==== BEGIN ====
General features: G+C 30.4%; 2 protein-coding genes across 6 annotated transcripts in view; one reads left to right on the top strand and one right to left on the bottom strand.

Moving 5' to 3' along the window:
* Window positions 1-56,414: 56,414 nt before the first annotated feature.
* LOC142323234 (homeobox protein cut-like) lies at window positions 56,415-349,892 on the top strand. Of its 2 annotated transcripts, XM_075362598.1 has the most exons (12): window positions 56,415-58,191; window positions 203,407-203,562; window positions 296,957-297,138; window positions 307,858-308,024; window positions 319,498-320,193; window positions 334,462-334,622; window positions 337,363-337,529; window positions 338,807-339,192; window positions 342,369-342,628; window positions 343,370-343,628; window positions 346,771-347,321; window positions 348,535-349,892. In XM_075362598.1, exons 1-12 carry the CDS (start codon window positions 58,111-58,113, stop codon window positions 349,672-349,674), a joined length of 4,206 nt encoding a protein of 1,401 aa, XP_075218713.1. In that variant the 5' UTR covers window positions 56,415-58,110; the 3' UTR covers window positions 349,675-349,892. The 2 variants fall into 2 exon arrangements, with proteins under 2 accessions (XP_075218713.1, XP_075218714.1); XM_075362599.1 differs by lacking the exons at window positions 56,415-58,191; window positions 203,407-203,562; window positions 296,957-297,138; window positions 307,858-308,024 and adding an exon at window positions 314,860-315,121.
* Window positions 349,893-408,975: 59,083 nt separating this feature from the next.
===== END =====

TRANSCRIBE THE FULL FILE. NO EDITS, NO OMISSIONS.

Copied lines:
General features: G+C 30.4%; 2 protein-coding genes across 6 annotated transcripts in view; one reads left to right on the top strand and one right to left on the bottom strand.

Moving 5' to 3' along the window:
* Window positions 1-56,414: 56,414 nt before the first annotated feature.
* LOC142323234 (homeobox protein cut-like) lies at window positions 56,415-349,892 on the top strand. Of its 2 annotated transcripts, XM_075362598.1 has the most exons (12): window positions 56,415-58,191; window positions 203,407-203,562; window positions 296,957-297,138; window positions 307,858-308,024; window positions 319,498-320,193; window positions 334,462-334,622; window positions 337,363-337,529; window positions 338,807-339,192; window positions 342,369-342,628; window positions 343,370-343,628; window positions 346,771-347,321; window positions 348,535-349,892. In XM_075362598.1, exons 1-12 carry the CDS (start codon window positions 58,111-58,113, stop codon window positions 349,672-349,674), a joined length of 4,206 nt encoding a protein of 1,401 aa, XP_075218713.1. In that variant the 5' UTR covers window positions 56,415-58,110; the 3' UTR covers window positions 349,675-349,892. The 2 variants fall into 2 exon arrangements, with proteins under 2 accessions (XP_075218713.1, XP_075218714.1); XM_075362599.1 differs by lacking the exons at window positions 56,415-58,191; window positions 203,407-203,562; window positions 296,957-297,138; window positions 307,858-308,024 and adding an exon at window positions 314,860-315,121.
* Window positions 349,893-408,975: 59,083 nt separating this feature from the next.